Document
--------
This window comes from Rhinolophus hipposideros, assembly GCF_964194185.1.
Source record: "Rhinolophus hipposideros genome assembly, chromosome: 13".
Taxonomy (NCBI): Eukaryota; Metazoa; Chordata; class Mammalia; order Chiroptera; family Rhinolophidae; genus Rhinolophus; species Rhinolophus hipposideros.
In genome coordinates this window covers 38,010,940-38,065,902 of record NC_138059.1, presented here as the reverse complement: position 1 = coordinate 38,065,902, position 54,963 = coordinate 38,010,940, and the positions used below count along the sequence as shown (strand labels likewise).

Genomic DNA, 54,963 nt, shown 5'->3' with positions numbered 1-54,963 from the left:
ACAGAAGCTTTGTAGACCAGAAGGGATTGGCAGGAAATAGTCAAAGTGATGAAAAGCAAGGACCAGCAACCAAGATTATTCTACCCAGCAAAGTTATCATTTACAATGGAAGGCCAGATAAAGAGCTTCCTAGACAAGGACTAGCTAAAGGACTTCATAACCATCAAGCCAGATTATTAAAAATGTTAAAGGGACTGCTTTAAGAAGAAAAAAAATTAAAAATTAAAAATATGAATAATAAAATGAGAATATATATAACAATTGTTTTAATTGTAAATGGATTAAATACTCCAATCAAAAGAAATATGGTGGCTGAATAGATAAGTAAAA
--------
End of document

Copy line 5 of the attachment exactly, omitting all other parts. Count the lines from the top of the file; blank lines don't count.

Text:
Genomic DNA, 54,963 nt, shown 5'->3' with positions numbered 1-54,963 from the left: